Color Review

by Kathleen Huebener in Painting Tips
     
 

With all the information flowing through the artist brain, serious painters from time to time take time to review their art notes. The reason for this is that the complete process of creating art requires the best we have. Today I have chosen to view a few of my color notes. Perhaps it will be a handy review for you also.  

 

To begin, most successful paintings have a Dominant Color. When deciding what dominant color to incorporate into one’s artwork, it is important to consider of each color/hue:

  1. Color Value
  2. Color Intensity
  3. Color Temperature

 

Successful artworks have all these three related.

Value

 

Value refers to the darkness or lightness of the color and includes tints and shades.
Adding white to a hue, one makes a tint. The color “Pink” is a tint of the red hue.
Whereas, adding black to a hue, creates a shade. When viewing the color wheel, one can readily see that the yellow hue is the lightest value and purple is the darkest. However, green and red have a similar value, which is trouble to people with red/green color blindness.

 

If you have difficulty seeing values, get yourself the “Gray Scale and Value Finder” at
Dick Blick.com. It is a die-cut card, which you place on a color to determine the value.
The 4” x 6” card shows ten values from 100% black to 10% black. This card is INVALUABLE and a definite MUST HAVE for value studies.
The list price is around $2.59. 
  Link for the Gray Scale and Value Finder is at the end of this article.

Color Intensity

 

Intensity refers to the saturation of color – its purity, brightness, or dullness. The brighter a hue/color is, the more energy it creates. High intensity excites the senses by its brightness, strength, and “cleanness”. Low intensity of a color is “dirty”, dulled, and muted. One mutes a high intensity color by adding its complementary color or gray.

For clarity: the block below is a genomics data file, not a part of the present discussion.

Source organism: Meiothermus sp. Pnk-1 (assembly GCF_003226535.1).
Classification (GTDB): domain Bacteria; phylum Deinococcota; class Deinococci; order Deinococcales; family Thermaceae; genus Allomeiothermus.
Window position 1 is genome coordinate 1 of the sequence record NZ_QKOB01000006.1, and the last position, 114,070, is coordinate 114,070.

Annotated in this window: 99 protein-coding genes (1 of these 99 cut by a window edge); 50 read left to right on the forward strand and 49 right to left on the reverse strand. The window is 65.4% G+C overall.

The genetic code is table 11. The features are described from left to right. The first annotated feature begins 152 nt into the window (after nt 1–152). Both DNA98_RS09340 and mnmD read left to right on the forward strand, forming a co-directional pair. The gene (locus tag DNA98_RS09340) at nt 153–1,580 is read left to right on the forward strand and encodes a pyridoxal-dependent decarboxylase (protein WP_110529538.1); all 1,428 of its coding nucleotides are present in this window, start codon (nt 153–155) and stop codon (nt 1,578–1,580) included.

Color Temperature

 

Color temperatures affect emotional responses immediately and with great impact!
Warm colors:

Red – passion, action, energy

Orange – vibrancy and health

Yellow – laughter, happiness, warmth, sunshine

 

Cool colors:

Green – tranquility, harmony, growth

Blue – space, coolness, truth, calming

Purple – inspirational, religious, soothing

 

For beginning artists, here is just an art tidbit: Mixing equal parts of primary and adjacent secondary colors will produce exciting tertiary colors:

Red and purple make crimson

Blue and green make turquoise

Yellow and green make lime green, which is simply delicious to look at!

 

There are warm and cool variations within each hue. An example for a comparison, cerulean blue is a warmer blue, whereas, ultramarine blue is a cooler cast of blue.

Beginning artists may ask why this is. It is all due to the formulas when producing the colors. Here are some interesting facts that I find fascinating about certain colors:

 

Ultramarine blue has red in its formula.

Phthalo blue has yellow in its formula.

Alizarin crimson has blue in its formula.

Cadmium red light has yellow in its formula.

Cadmium yellow medium has red in its formula.

Lemon Yellow has blue in its formula.

 

Use colors to enhance the desired mood. For accents in a calm cool painting, perhaps using a red that leans toward the cooler end of the red range, instead of a shocking orange, would further the mood you desire.

 

There is much to consider about color choices.
I cannot stress the importance of keeping good art notes
and reviewing them from time to time.
This guarantees one’s artwork to be the best it can be.

 

Time to go paint!
 
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